Our vision is of a healthy, increasingly electric-powered, fleet of buses ­serving effectively the commuting and other daily needs of the whole South Island and rendering large numbers of private cars unnecessary for us in our many current daily needs.

Also, inflexible light-rail transit is not a flexible option for the CRD’s demographically and geographically changing population.

Roger Love

We are forgetting those with special needs

In August, School District 61 sent school families a detailed, comprehensive plan for the safe return to school of students and staff. There was not one reference to special needs kids in that letter.

On the front page of the TC this morning was a detailed, comprehensive COVID-19 immunization plan for B.C. There was not one reference to special-needs people.

COVID-19 has been a catastrophe for our special-needs family member, as all of her supports and activities have stopped. Why has she been forgotten, yet again?

Nancy Harwood
Ten Mile Point

Time between shots raises concerns

Getting more people vaccinated more quickly against COVID-19 sounds encouraging. But the questionable way of achieving this is not reassuring.

Instead of following the recommended three- to four-week interval between first and second shots, it’s now apparently OK to increase the time between shots by three to four months.

Is this seeming wand-waving magic by Dr. Bonnie Henry good science or a ­wishful experiment?

Steve Housser
Shawnigan Lake

Time for the truth on those vaccines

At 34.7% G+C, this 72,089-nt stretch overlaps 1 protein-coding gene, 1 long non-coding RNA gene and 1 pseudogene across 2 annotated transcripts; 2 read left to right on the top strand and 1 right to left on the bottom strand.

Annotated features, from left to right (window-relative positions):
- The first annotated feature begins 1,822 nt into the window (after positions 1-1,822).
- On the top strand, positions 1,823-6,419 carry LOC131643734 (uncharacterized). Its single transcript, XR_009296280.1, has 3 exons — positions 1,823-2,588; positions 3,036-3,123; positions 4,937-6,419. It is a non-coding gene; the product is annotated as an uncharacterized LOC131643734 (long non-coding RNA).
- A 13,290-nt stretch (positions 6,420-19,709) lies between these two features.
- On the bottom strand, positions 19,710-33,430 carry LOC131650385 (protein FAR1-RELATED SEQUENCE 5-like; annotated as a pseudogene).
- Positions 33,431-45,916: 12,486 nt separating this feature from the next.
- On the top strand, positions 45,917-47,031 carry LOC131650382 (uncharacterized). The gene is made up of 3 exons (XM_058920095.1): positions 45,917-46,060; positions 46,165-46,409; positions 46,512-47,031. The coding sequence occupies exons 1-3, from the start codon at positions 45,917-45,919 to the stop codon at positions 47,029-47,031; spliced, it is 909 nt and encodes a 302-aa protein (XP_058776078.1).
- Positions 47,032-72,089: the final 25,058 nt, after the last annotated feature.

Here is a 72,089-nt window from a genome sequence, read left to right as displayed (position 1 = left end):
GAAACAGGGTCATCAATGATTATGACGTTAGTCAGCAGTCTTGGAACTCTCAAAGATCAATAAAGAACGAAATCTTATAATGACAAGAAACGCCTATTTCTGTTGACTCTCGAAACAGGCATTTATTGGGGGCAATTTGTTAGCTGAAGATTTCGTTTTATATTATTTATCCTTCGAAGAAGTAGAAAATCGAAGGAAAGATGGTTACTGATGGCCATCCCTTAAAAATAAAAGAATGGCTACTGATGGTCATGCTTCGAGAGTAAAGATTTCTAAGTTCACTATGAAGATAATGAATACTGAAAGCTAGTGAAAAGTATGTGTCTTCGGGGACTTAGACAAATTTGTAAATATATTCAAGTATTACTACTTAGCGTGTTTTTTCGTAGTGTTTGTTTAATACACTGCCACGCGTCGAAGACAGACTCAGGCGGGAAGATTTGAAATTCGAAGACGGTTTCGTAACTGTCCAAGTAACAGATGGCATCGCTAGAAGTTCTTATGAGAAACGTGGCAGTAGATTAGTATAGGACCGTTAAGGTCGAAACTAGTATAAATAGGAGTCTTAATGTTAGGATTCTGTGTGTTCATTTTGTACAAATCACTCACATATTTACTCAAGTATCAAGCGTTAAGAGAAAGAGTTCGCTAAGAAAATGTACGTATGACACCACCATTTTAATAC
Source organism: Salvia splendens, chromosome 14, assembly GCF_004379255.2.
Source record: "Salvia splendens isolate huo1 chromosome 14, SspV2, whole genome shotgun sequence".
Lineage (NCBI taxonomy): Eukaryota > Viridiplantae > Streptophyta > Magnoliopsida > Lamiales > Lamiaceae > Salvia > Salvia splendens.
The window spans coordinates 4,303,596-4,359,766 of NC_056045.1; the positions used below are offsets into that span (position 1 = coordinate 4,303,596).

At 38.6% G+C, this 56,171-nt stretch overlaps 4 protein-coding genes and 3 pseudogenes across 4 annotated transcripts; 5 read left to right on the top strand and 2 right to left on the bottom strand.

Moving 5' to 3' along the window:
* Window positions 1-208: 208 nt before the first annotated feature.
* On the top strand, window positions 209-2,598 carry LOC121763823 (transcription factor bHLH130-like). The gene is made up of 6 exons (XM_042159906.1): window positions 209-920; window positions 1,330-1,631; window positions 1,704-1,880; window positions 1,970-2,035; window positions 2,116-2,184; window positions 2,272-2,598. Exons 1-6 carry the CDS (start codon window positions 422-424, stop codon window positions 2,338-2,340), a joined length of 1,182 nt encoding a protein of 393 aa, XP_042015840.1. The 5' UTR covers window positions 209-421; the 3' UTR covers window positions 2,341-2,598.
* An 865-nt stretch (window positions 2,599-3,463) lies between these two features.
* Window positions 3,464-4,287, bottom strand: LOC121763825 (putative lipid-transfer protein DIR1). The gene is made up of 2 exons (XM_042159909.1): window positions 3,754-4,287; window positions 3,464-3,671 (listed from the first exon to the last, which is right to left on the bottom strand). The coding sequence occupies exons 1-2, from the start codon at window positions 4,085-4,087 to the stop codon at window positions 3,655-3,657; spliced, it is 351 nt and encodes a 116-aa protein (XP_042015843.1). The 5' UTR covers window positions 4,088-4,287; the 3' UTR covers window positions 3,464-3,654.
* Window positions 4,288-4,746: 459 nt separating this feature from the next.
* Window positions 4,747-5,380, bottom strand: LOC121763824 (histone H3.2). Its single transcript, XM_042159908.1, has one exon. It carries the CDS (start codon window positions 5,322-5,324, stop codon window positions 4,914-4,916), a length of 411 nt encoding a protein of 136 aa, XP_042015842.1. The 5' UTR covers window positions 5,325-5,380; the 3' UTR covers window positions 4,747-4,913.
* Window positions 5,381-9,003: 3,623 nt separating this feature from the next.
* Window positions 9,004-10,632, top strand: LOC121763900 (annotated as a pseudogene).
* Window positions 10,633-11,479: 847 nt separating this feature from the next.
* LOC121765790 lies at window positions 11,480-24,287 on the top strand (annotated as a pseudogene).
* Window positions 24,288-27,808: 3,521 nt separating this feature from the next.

Common sense tells us Plan B is because Plan A is not working. If ­supply, ­distribution and administration of ­vaccines were not troubling issues, would delay of second shots be ideal?

We are advised to Trust the Science, and I do. The vaccine manufacturers have an allocation timeline of 21 days between shots that is being jiggered by government agencies struggling to ­calculate risk. Who should we trust?

A lack of transparency with messaging designed to assuage public opinion using words like “miraculous” is discouraging and does not foster institutional confidence.

The whole truth please, and nothing but the truth.

Charles Harp
Oak Bay

Vaccination by age groups first

B.C. needs to stick with its plan to ­prioritize older persons first with its vaccine rollout.

We do not need to duplicate the mistake being made in many states of dramatically complicating rollout. Trying to figure out which essential workers in which fields and which underlying medical conditions qualify to be at the head of the line, creates even more confusion and delays.

Let’s stay focused on the fact that age is a key determinant in terms of risk of fatalities, complications and hospitalizations.

Dr. Bonnie Henry, we support your age-based vaccination strategy.

Marilyn Copland

Be wary of Horgan’s talk-and-log strategy

Ask someone from around here to describe old growth, and they’ll talk about forests full of towering giants, six to 12 feet in diameter at their trunks.